You need to set up baseline processing before you do the processing.

Select ‘

Baseline > Settings

’

from the Menu Bar. Below a dialog-box will appear, as

shown below:

73. Settings of Baseline Processing

There are four panels on this dialog-box

:

general settings, input rules,

troposphere/ionosphere settings and advanced settings.

For a Brief introduction of each panel see below:

81

5.2.1 General Settings

Epoch sampling interva

l

The Epoch sampling interval is the frequency, when doing baseline processing, of the

data sampled from the original observation data by the software. As the below shows:

74. Epoch Sampling Interval

Suppose that the sampling interval is 5 seconds for the static observation on two

devices. Such a high-density sampling interval often increases the time consumed

without deriving a significant improvement of the precision during the indoor work.

Therefore, a larger interval can be used to quicken the baseline processing.

What is a proper sampling interval? A common agreement is that relatively small

interval should be applied to short edges in short observation time, while larger interval,

to long edges. For example, you should set the sampling interval as 5 seconds for

static baselines shorter than 2 km within 20 minutes of observation time. However, you

should set a larger interval, which could reach 60 seconds or 120 seconds.

The reason you should set smaller interval during the fieldwork is that it is quite

possible to improve the processing result, which is derived from the limited-functional

software with imperfect and sometimes-random data, by reprocessing baseline with

modified epoch interval.

The Default epoch interval value is 60 seconds in our software.

82

5.2.1.1 Elevation Mask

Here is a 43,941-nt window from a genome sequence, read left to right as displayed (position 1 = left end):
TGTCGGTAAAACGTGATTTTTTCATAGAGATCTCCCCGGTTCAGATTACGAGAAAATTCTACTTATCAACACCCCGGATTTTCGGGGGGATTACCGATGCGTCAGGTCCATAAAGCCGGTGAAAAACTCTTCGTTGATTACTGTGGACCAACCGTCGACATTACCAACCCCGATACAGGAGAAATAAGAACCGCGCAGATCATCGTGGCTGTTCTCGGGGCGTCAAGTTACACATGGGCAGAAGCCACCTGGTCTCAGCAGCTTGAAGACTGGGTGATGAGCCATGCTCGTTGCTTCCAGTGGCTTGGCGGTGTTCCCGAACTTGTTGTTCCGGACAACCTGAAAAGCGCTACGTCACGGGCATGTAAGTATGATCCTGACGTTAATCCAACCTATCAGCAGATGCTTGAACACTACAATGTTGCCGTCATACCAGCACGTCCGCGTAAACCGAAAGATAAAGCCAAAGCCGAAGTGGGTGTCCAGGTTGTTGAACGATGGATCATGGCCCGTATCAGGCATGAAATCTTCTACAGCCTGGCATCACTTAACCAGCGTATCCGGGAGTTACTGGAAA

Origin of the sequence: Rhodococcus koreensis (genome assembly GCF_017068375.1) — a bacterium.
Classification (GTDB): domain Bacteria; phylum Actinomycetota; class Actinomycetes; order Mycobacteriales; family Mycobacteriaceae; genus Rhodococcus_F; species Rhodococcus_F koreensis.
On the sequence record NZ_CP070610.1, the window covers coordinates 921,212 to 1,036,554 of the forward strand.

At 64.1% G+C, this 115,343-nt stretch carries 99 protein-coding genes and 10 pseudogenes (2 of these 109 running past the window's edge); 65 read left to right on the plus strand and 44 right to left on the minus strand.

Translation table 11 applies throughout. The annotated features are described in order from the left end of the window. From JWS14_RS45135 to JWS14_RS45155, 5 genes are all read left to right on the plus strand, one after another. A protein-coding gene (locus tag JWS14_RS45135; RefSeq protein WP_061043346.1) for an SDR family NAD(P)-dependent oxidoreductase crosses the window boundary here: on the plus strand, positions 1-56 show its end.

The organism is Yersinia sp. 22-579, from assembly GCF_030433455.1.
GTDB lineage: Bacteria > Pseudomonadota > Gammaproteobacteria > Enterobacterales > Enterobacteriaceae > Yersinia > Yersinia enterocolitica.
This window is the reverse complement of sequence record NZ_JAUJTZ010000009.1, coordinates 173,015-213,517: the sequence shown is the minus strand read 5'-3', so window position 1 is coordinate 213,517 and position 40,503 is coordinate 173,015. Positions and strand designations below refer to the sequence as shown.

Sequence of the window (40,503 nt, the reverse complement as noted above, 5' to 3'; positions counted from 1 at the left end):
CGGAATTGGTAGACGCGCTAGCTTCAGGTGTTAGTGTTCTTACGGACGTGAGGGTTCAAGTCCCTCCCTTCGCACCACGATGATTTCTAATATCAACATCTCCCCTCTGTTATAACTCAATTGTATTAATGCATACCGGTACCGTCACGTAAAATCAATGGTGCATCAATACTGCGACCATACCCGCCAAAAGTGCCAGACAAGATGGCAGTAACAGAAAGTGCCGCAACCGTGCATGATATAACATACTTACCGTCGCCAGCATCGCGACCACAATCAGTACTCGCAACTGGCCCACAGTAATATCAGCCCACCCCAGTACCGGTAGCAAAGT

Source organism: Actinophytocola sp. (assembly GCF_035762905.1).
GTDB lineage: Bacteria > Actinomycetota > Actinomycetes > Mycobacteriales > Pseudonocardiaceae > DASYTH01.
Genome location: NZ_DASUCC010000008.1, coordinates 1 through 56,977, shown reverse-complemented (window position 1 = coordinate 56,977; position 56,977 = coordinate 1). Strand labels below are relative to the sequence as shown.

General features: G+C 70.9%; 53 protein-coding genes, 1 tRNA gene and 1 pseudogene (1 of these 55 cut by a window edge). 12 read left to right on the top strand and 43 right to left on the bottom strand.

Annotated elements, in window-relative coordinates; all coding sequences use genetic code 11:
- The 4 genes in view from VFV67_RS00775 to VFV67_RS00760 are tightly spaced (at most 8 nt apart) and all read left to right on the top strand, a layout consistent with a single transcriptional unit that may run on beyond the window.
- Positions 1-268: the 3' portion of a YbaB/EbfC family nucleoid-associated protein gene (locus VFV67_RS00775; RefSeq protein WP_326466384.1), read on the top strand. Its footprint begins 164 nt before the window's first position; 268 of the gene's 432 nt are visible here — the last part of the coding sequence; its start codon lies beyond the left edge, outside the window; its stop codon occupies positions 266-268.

The purpose of the elevation mask is to exclude the data collected from low elevation

satellites to the baseline computation.

Signals of low elevation satellite are complicatedly influenced by aerosphere and

difficult to correct with models. Additionally, many factors such as multi-path and

electromagnetic wave can put impact on them. Therefore, these signals are often poor

and should be deleted during the post processing.

Simply in terms of atmospheric refraction, the shorter observation range is the better

atmospheric refraction can be evened. Thus, a smaller elevation mask should be

applied to the short-range observation and larger value should be set on long range

ones. Off course, you should take into account the condition of the surroundings into

account.

To bring convenience into post processing, you should reduce elevation mask in

fieldworks to collect more data.

75. elevation mask

Default elevation mask is 20 degree.

5.2.1.2 Reference satellite

The Double difference is the difference of the two single differences between different

satellites. The software selects reference satellite to bring convenience to the

processing when the double difference is generated.

83

The Default setting AUTO makes the software pick a satellite obtaining most data with

the highest elevation angle as a reference. However, due to the influence of the

observation condition, it is not always the best choice. An improper reference satellite

will put a bad impact on the result of the processing, so you need to reset reference

satellite according to your data when the default option is not suitable.

You should select a new reference satellite according to the satellite alert, fieldwork

records, former baseline processing result comprehensively. It would not make any

sense to select an undetected satellite as your reference.

5.2.1.3 Gross Error Tolerance

It is often necessary to delete some unqualified data as gross error during data